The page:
Strategic planning is a process in which it is well worth investing time. Although the process is lengthy and new to many school administrators, the power that lies within is enormous. Asking essential questions of teachers, staff, parents, students and community members is both enlightening and empowering to all involved. The process that is detailed below provides a framework and guidelines for working through this process of strategic planning so that professional development, intervention programs, strategies and actions are intentional and therefore, school improvement efforts will effectively move the school toward intended outcomes.
Issues needing to be addressed in schools are often very complex and are deeply rooted within many levels of the system. For example, when addressing the issue of poverty, strategies must be implemented at many levels, including the individual student, parent and teacher level; the school building level; the district level; the community level; and the policy level. The more levels that are addressed by a given strategy or intervention, the more likely that positive change will occur.
DETERMINING THE NEEDS AND STRENGTHS
The most effective way to determine the needs and strengths of a school community is to listen to the different perspectives of the many stakeholder groups. Conducting focus groups is often an effective and time-efficient way to solicit the ideas and suggestions of stakeholders. This grassroots approach has many benefits, including empowering each group to be part of the solutions. When we take the time to ask the right questions and then really listen to the responses, we often end up with a wealth of knowledge and many creative solutions!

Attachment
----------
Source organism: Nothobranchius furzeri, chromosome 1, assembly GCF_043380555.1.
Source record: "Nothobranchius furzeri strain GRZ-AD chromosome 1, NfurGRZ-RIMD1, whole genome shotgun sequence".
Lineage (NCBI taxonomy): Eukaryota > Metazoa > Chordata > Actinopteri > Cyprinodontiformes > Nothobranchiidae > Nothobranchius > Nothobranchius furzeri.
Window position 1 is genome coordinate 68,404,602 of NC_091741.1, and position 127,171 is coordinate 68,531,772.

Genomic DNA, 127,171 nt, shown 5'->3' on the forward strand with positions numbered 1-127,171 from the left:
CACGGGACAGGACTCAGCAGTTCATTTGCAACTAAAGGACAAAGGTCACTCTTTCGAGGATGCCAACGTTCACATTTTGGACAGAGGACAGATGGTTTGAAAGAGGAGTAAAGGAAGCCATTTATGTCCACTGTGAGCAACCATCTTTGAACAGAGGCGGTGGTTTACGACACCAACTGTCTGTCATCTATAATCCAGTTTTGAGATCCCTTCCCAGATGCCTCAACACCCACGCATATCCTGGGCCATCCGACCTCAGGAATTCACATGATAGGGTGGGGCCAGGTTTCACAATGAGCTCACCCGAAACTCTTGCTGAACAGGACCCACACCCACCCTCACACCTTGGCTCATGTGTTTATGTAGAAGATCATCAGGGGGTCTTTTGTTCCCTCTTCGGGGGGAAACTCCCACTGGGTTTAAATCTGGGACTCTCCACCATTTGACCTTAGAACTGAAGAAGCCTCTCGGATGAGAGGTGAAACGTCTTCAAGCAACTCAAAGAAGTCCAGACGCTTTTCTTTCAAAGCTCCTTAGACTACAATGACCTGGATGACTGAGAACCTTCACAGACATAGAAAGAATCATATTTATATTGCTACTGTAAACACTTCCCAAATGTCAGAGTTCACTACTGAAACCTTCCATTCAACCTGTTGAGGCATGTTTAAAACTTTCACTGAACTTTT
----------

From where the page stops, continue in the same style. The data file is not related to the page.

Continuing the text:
SELECTING INTERVENTION STRATEGIES
Once critical needs and issues have been identified, the team must determine which intervention strategies will be employed in order to achieve the desired outcomes. Interventions can take many forms, including programs to be implemented (PBIS, bullying-prevention, etc.) or professional development to be provided. In research, the concept of identifying a set of underlying assumptions about how one will move an organization from its current state to its desired future is known as a theory of action (Ottoson, 2009). Strategies and interventions must be grounded in research and best practice. However, it is important to take into account the realities and limitations of the school environment, as well as the inter-dependent relationships that must exist in order for complex change to occur.
DEVELOPING THE ROAD MAP
A logic model, or strategic plan, provides a big picture view of the needs and chosen strategies, as well as short- and long-term outcomes. This model serves as a simple way to organize the vast amount of qualitative data from focus groups into a simple plan of action. Actions taken will be more strategic and systematic, therefore resulting in better outcomes. The diagram below illustrates the components of a school improvement plan.
In terms of the day-to-day operations of the school, much more detail is needed in order to identify people who will be responsible for taking action and the specific data that will need to be collected in order to monitor progress and evaluate outcomes. A table, such as the one below, can be created to provide the necessary details for implementation.